In order to be useful, software and systems must securely work together in compatible formats. In simple terms, this is what is known as interoperability, where everyone’s systems can work with one another in a secure manner while parties maintain control. Interoperability offers three main benefits. First, it gives consumers practical control over their data. Second, it encourages innovation in both incumbents and challengers. Lastly, interoperability enables new entrants to gain data access and scale successfully.
An interoperable infrastructure facilitates a vibrant and transparent online experience for consumers, an innovative marketplace, and increased publisher and advertiser revenue. The nonprofit group Public Knowledge also asserts that, in addition to creating a competitive marketplace, interoperability is essential to empowering consumers’ data rights.
Google’s intention to end support for third-party cookies in Chrome was no surprise to those who were following similar actions by Firefox and Safari. The ad tech industry has long been complacent in relying on third-party cookies as an imperfect solution for interoperability on the open internet. And in uncertain times like today, it’s easy to lose sight of the importance of preparation and industry collaboration.
So does that mean we are advocating for a browser ID or other form of identifier controlled by the browsers? Absolutely not. We want the post-cookie ecosystem to be better than what it replaced—one that is built on trusted and transparent first-party relationships between publishers and consumers and publishers and advertisers. An authenticated infrastructure gives individuals more control over their data and helps publishers build direct relationships with their readers. It also fosters higher-quality engagements for advertisers, increasing value for every player in the ecosystem.
One of the best examples of interoperability is our modern banking system. While customers may have their assets with one bank, the lines of communication between banks are open so that customers are able to make cross-bank transactions securely with another customer at another bank. If this access were not possible, the entire banking system would be in disarray and crumble to a few major players.
LiveRamp’s infrastructure was built with data democratization and neutrality at its core, encouraging interoperability. It is compatible with the technology of our competitors and supports our belief in an open ecosystem that provides a level playing field that is trusted, open, and neutral.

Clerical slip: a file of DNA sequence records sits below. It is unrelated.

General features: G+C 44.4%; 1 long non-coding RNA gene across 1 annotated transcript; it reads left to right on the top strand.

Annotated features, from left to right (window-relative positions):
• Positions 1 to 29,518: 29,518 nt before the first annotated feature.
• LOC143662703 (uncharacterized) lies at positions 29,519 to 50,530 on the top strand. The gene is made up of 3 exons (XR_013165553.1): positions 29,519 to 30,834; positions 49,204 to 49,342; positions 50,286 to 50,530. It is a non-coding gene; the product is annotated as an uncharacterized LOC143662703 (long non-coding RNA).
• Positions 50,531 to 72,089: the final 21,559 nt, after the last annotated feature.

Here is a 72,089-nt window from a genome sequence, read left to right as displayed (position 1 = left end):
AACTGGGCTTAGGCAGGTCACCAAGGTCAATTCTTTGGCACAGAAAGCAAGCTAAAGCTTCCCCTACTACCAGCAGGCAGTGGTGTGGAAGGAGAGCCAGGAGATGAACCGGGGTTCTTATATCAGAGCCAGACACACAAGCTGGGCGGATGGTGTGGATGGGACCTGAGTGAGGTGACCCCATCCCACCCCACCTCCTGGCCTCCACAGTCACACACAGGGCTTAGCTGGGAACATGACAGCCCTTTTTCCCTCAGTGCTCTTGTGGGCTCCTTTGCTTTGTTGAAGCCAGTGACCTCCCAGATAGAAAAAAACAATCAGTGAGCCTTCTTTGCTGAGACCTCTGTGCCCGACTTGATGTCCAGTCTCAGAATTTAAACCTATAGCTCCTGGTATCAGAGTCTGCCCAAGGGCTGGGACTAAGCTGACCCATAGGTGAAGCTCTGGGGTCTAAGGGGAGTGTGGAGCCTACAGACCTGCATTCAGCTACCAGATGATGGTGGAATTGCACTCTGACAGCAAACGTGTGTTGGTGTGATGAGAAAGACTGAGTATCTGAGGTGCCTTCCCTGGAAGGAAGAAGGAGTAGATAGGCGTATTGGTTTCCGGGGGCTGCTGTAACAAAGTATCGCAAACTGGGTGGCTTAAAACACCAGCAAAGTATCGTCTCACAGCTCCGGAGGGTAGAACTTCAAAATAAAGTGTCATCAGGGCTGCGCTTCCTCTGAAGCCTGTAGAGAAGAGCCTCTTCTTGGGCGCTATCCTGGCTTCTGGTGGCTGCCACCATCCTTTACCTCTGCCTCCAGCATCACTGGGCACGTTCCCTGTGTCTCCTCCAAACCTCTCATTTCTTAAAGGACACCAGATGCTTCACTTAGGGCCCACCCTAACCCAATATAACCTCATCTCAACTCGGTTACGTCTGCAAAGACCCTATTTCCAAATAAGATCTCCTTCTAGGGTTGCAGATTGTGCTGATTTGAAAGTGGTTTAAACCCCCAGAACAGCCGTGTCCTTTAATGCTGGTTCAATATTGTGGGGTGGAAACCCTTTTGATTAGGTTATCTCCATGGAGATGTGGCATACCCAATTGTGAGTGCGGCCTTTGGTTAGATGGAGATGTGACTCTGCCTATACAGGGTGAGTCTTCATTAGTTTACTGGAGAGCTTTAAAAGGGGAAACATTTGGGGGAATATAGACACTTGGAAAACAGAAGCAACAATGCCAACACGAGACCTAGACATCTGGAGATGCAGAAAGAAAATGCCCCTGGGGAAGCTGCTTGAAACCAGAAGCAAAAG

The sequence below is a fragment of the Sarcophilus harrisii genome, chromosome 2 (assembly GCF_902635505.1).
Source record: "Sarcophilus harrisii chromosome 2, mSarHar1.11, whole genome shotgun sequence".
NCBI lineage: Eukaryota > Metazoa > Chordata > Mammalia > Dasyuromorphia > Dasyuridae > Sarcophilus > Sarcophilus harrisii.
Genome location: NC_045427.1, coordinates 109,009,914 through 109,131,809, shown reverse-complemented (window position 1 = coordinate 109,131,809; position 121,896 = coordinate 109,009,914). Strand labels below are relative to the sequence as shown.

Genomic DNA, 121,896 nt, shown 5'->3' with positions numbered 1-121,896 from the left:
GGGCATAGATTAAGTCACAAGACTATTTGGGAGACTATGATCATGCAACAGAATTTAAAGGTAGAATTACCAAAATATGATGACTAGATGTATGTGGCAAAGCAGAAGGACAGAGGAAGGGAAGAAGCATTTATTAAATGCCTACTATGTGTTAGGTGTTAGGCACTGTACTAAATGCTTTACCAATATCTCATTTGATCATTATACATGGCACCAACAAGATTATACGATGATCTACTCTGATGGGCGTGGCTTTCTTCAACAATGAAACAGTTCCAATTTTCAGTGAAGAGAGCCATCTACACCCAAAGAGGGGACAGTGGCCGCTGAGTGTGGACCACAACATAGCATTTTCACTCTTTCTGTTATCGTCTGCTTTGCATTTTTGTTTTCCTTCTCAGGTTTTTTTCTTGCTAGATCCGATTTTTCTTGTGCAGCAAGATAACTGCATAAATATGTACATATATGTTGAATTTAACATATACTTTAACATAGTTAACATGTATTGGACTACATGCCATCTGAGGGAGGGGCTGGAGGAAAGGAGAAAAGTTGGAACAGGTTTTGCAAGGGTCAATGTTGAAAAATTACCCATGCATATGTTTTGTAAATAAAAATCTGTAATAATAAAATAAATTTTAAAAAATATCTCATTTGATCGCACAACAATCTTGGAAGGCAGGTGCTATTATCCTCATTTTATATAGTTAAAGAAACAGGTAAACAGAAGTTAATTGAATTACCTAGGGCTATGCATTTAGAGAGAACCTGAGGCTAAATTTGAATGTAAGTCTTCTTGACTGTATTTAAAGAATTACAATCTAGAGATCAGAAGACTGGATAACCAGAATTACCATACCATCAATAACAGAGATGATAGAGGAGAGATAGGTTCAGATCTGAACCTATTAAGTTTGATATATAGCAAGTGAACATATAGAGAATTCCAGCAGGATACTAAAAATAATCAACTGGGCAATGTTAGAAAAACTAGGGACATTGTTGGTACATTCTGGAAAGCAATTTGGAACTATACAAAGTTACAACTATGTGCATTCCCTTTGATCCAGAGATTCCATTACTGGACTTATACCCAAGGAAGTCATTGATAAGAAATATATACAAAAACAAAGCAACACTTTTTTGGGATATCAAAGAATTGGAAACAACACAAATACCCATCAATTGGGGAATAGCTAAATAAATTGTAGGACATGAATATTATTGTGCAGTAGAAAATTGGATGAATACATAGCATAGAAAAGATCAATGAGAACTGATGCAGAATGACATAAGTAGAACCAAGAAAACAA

But as the deadline ticks towards the end of third-party cookies, our industry needs to resist moving towards closed systems. Data must be interoperable in a trusted and verified, privacy-conscious manner. We must continue to move forward with a secure and neutral ecosystem that encourages the “coopetition” that has propelled rapid innovation across our industry for the past 20 years.
Excluding competitors from accessing the marketplace leads to a few dominant players—or sometimes only one—who can charge higher prices without the promise of innovation to compete for market share. That means a more static ecosystem with higher costs for advertisers, less choice and lower return for publishers, and substantially reduced free content for consumers (not to mention quality journalism funded by advertising). In that post-cookie world, the value exchange will be reduced at every level of the ecosystem.
This transition away from third-party cookies shouldn’t be the last wave of innovation in our industry. Rather, we must encourage an open ecosystem built on privacy, competition, data access and interoperability for the betterment of all. To encourage state-of-the-art data stewardship and an interoperable marketplace, we must call on legislators and policymakers to establish a national data privacy law, based on many of the existing principles and standards of organizations like the DAA and IAB.
Congress has taken an interesting and optimistic first step with the ACCESS Act, but in order to fully promote harmony between consumer privacy and market competition, policymakers must recognize that the browsers, iOS, and Android are critical to interoperability and should not play gatekeeper between consumers and publishers.
Visit our website to learn more about how LiveRamp encourages an open, trusted ecosystem.